“To be honest, I didn’t really like you at first. You humiliated me that first night we met. But I knew you were smart. I knew you were going to make something of yourself. Then I heard about the stand you took. That was brave. I thought to myself, I need a smart and brave woman like that on my team….”


As an internal monologue, I have no issues with that. But for one character to say it to another?


Another let down was the creature itself. Laura, the leader of the band, is a cryptozoologist, and the creatures she seeks in this book are eels. We find one: a massive, seven-foot long conger eel. Other than being long and thin, I have no idea what such a creature looks like – are its teeth sharp, what colour is it, what do its eyes look like? – and the story left me none the wiser.


Now, this is a whodunnit, not a travel guide or a biology treatise, and as such it reads well and has sufficient action and vivid enough characters to sustain the tension until the end. There’s a nice strain of black humour, and a couple of outright jokes. All in all, a fun, if somewhat underwritten read.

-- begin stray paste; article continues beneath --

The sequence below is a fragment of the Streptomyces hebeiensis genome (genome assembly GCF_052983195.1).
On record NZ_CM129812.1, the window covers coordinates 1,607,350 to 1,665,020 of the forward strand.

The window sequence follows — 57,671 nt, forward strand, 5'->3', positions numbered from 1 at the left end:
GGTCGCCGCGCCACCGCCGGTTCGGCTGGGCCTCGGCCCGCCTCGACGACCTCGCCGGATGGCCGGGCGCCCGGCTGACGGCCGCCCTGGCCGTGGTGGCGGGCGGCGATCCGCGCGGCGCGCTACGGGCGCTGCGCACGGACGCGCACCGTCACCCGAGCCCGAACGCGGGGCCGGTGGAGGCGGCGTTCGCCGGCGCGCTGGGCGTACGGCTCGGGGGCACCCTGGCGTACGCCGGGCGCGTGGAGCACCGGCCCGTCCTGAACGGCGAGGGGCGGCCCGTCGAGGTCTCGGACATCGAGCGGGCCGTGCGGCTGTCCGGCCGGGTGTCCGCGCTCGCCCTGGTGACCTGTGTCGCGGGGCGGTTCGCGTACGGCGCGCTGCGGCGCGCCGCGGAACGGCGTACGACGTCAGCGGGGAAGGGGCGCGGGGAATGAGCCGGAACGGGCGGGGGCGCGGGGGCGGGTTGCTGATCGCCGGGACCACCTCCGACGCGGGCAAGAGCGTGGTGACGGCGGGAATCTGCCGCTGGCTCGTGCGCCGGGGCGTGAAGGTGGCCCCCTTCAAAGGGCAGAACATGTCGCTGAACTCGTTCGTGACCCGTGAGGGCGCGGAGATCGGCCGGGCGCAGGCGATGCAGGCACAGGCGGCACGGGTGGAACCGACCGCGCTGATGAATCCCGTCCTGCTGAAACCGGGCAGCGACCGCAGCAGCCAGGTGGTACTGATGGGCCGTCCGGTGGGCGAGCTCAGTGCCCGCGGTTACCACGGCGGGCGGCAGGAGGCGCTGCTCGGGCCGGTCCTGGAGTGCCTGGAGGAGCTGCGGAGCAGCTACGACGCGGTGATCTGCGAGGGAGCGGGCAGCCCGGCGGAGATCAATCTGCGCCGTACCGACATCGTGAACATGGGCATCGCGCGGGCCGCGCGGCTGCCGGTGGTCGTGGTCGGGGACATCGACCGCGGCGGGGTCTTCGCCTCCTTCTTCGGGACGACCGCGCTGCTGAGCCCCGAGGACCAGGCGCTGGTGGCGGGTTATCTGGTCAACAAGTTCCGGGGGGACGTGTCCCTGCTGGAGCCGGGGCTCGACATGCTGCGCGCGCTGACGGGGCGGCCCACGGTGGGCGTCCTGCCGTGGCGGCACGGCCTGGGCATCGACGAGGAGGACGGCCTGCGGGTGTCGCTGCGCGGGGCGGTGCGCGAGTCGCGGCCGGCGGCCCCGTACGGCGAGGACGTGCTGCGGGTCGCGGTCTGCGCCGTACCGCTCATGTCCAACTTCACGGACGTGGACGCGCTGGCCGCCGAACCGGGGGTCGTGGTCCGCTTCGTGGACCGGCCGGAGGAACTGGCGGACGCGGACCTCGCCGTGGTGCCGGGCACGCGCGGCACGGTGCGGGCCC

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Published on January 04, 2021 21:41

December 26, 2020

The Righteous Mind

Chris Maden’s review of The Righteous Mind: Why Good People Are Divided by Politics and Religion | Goodreads


That’s the first half of the review. Here goes with the second.


The religion chapter in Haidt’s work stops short of tying things up, so I’ll do that for him. Haidt;s six axes of moral psychology are: Care/harm, Liberty/oppression, Fairness/cheating, Loyalty/betrayal, Authority/subversion and Sanctity/degradation. Everyone rates the first three, though the liberal definitions tend to differ from the conservatives’ (which is can be seen as a polite way of saying that the liberals and conservatives do not agree). However, liberals attribute little importance to the last three, while conservatives tend to rate all six evenly. Or, to put it the other way around, liberals tend not to attribute any great importance to Loyalty, Authority or Sanctity, while conservatives do regard those as being of equal importance to Care, Liberty and Fairness.